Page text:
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Hunt v. Tri-State Care Flight, LLC

United States District Court, D. New Mexico

December 4, 2018

LEE HUNT, as Personal Representative of Estate of James Butler, and PEARL YEAST, Plaintiffs,
TRI-STATE CARE FLIGHT, LLC, and VALERIE CAVIGNEAUX, as Personal Representative of Estate of David Cavigneaux, Defendants.


         Plaintiffs filed this case in state court and Defendants promptly removed it to federal court, alleging that Plaintiffs' joinder of Defendant Estate of David Cavigneaux ("Defendant Estate") was fraudulent. Doc. 1. Plaintiffs disagree and seek remand to state court. Doc. 22. United States District Judge Martha Vazquez referred Plaintiffs' motion to remand to me to issue proposed findings and a recommended disposition. Doc. 43. Because Plaintiffs do not state a cause of action against Defendant Estate and they have failed to make any allegations inside or outside the pleadings under which they could possibly prevail against Defendant Estate, I recommend denying Plaintiffs' motion for remand.

         I. Factual Allegations

         In the early morning hours of July 17, 2014, a helicopter air ambulance owned by Defendant Tri-State Care Flight, LLC ("Tri-State") and piloted by David Cavigneaux crashed, killing Cavigneaux, James Butler, and Rebecca Serkey. Compl. (Doc. 1-2) at¶¶ 76-82. Plaintiffs (the Estate of James Butler and the wife of James Butler) allege that Defendant Tri-State contacted Cavigneaux and arranged the flight without providing Cavigneaux information essential to making an informed decision about whether to accept the flight. Compl. ¶¶ 77, 79-80. Specifically, Plaintiffs allege that Defendant Tri-State did not advise Cavigneaux about the dangerous weather conditions that night or that other pilots had turned down the same flight because of dangerous weather conditions. Compl. at ¶¶ 79-80. Plaintiffs also allege that Defendant Tri-State pressured pilots to take flights into dangerous weather conditions and that, when it pressured Cavigneaux to take the July 17, 2014 flight, it "either expected an injury or death to occur to a crew member like Jamie Butler, or utterly disregarded the consequences of its decisions . . .." Compl. at ¶ 90.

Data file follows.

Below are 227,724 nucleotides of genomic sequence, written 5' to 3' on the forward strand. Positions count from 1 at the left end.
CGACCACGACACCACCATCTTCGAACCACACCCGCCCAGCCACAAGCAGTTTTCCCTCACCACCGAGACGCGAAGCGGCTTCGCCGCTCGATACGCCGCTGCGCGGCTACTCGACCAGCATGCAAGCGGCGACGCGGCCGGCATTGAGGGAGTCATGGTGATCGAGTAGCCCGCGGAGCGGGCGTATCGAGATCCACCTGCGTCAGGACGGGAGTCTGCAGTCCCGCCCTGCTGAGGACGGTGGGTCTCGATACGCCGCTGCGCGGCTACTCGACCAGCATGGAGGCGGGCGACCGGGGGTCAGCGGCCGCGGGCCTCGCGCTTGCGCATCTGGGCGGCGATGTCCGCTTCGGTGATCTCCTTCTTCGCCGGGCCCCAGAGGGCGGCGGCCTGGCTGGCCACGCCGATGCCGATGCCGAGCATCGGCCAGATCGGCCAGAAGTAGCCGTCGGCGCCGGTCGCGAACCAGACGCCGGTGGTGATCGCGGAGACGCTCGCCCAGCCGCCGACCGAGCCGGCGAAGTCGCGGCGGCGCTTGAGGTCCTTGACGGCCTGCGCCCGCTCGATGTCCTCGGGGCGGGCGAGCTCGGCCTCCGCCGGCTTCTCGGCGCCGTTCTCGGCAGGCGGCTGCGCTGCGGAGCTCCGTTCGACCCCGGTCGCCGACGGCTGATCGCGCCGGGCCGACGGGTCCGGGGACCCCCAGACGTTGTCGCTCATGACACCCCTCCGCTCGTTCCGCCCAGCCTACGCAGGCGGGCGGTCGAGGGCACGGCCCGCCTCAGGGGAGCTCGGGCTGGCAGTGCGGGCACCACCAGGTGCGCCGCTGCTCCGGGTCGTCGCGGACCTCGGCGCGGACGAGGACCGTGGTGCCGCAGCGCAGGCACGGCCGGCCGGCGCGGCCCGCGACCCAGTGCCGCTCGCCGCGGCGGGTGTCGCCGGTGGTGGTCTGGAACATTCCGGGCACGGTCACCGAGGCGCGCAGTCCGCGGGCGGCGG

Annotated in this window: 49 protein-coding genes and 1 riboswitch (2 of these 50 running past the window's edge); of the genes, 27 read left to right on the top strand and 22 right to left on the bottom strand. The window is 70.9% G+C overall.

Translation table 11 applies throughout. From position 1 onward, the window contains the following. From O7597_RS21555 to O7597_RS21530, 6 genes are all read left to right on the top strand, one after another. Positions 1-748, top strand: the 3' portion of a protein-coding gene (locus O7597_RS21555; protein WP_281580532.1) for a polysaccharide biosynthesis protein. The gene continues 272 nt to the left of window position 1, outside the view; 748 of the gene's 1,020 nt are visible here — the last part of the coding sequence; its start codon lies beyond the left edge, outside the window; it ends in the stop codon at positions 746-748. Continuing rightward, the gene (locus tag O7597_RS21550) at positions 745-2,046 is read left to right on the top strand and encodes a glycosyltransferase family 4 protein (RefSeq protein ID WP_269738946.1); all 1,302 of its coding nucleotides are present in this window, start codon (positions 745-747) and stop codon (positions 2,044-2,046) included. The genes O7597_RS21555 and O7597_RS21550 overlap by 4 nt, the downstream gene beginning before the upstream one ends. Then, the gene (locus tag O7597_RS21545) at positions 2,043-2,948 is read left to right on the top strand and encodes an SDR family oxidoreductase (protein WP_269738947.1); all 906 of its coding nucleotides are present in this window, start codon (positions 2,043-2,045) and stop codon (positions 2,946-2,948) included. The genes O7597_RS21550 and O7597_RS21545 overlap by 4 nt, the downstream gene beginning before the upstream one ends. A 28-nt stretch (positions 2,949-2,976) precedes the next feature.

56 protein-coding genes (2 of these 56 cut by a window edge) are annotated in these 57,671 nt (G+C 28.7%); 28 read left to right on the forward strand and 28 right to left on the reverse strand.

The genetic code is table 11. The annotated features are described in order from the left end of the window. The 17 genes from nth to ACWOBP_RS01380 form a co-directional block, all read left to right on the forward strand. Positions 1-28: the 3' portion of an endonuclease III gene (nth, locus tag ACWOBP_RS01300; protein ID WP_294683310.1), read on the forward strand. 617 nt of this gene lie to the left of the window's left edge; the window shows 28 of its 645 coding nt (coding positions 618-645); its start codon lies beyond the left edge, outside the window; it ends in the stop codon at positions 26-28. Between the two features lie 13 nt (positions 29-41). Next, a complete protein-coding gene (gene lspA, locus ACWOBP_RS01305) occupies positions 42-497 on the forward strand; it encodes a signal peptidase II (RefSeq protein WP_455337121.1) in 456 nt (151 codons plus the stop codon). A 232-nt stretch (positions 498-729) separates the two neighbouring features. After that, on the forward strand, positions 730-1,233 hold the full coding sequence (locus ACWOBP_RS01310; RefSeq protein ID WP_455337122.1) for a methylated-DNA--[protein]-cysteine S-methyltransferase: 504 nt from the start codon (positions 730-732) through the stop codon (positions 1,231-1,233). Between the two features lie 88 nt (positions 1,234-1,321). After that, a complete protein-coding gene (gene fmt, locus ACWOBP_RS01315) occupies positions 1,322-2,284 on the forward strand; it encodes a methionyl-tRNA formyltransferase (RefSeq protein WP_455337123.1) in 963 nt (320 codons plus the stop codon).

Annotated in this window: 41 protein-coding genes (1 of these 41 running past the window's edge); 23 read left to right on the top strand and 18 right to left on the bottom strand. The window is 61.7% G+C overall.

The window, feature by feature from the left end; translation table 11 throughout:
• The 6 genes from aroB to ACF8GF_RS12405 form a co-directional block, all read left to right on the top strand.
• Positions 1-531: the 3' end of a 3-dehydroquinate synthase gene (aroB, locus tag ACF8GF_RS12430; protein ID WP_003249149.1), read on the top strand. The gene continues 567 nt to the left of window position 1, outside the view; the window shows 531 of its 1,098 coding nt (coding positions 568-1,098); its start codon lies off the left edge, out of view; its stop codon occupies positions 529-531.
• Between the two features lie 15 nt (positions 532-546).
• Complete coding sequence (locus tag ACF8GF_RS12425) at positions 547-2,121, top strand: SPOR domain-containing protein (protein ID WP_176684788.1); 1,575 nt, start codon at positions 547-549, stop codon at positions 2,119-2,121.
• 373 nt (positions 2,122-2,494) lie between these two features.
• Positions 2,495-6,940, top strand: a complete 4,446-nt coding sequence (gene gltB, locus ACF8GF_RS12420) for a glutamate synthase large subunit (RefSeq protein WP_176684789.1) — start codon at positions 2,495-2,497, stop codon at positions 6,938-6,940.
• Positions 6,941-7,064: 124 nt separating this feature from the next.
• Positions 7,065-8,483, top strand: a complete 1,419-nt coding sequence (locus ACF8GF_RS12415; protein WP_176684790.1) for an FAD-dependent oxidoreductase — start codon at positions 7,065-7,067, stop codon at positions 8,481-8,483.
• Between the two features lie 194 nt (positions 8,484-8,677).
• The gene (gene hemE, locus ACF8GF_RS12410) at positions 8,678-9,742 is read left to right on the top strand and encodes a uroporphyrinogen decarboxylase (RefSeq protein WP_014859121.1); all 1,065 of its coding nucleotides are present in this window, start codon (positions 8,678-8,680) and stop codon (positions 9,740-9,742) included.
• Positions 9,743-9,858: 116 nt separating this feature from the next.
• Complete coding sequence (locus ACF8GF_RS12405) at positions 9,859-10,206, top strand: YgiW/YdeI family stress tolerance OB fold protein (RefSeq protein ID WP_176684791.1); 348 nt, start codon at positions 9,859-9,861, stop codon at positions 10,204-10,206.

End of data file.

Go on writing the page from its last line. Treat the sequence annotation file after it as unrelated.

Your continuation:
In contrast to the complaint's many references to Defendant Tri-State, references to Defendant Estate comprise a small part of Plaintiffs' complaint. What, if any, allegations Plaintiffs make against Defendant Estate are central to resolution of Plaintiffs' motion to remand and so discussion of allegations against Defendant Estate are incorporated into the analysis below rather than set forth now.

         II. Procedural History

         Plaintiffs filed their complaint in state court on May 16, 2017. Doc. 1-2. Defendant Tri-State removed this case to federal court on June 29, 2017 based on diversity jurisdiction and the premise that Plaintiffs fraudulently joined Defendant Estate. Doc. 1 at 1-2. Plaintiffs responded to this removal by filing the present motion for remand. Doc. 22.

         III. Legal Standard